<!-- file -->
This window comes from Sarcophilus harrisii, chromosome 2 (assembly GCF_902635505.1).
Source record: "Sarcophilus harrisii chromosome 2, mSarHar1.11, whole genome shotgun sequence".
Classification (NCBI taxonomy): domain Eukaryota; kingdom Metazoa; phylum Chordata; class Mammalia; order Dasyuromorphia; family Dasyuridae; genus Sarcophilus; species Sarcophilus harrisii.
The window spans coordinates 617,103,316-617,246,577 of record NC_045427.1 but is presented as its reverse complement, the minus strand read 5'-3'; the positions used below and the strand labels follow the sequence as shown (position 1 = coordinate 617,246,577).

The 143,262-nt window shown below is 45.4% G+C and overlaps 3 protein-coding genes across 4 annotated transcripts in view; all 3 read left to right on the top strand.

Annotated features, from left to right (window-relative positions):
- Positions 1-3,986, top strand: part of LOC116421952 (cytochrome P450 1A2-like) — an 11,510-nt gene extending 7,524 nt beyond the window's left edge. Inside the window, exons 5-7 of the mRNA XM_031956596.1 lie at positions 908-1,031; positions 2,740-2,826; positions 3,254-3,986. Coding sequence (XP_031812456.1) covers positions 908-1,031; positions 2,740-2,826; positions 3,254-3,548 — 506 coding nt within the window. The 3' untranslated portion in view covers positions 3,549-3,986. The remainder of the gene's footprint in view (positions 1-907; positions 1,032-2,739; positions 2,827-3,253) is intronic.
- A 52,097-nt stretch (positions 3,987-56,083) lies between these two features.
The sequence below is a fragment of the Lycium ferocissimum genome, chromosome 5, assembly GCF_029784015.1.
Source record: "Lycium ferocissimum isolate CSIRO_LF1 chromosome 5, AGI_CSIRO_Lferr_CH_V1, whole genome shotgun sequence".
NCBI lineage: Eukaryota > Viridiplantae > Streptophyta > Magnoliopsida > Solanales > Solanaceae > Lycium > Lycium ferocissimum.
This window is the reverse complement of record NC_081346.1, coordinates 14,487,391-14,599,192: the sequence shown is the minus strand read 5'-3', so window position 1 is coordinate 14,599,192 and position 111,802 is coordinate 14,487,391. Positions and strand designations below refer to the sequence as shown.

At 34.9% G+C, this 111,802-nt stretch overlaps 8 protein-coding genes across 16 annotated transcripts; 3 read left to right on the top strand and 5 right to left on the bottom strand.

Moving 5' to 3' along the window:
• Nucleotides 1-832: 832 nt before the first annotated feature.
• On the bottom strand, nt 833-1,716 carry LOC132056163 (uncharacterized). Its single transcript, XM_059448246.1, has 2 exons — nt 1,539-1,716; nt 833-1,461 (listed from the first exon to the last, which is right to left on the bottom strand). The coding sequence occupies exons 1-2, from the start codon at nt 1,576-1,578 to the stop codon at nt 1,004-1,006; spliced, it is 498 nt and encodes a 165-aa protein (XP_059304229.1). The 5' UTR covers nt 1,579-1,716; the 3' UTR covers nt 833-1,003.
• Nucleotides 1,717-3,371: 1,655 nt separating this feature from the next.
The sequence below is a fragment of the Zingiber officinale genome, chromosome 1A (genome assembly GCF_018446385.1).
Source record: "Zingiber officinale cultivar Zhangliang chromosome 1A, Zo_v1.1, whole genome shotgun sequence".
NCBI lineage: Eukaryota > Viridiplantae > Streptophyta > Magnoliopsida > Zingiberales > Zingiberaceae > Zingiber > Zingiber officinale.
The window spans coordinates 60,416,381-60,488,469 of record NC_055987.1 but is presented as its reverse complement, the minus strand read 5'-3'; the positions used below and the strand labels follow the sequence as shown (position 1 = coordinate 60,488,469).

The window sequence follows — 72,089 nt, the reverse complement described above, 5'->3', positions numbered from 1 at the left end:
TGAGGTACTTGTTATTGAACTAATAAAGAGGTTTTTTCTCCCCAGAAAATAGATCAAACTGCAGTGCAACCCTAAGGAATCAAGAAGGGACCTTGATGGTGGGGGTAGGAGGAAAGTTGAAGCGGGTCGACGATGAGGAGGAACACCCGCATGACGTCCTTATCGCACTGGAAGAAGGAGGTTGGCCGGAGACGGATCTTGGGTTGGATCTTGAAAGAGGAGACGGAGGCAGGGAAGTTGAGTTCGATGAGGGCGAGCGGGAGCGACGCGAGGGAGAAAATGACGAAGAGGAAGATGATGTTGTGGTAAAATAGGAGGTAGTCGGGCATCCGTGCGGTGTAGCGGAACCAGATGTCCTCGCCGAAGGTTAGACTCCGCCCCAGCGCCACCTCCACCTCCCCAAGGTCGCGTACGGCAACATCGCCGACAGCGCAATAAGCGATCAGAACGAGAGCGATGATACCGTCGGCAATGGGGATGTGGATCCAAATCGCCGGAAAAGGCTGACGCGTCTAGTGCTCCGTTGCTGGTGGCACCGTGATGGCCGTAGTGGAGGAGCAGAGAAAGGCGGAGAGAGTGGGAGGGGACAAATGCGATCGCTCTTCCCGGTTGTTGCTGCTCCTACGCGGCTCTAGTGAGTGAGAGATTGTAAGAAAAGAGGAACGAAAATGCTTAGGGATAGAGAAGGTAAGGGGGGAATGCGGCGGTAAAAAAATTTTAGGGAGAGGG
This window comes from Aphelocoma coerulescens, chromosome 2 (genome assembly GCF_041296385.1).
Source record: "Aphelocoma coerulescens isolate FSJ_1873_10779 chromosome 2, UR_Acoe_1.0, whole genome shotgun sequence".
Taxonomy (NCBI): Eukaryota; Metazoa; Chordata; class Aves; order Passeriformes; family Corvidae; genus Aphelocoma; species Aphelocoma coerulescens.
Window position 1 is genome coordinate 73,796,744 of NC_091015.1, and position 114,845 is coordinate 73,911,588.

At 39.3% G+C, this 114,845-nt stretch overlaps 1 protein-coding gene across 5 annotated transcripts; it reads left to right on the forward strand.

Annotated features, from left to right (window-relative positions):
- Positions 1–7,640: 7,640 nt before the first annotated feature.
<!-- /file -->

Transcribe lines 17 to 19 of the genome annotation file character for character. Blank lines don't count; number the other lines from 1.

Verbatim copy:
• Nucleotides 1,717-3,371: 1,655 nt separating this feature from the next.
The sequence below is a fragment of the Zingiber officinale genome, chromosome 1A (genome assembly GCF_018446385.1).
Source record: "Zingiber officinale cultivar Zhangliang chromosome 1A, Zo_v1.1, whole genome shotgun sequence".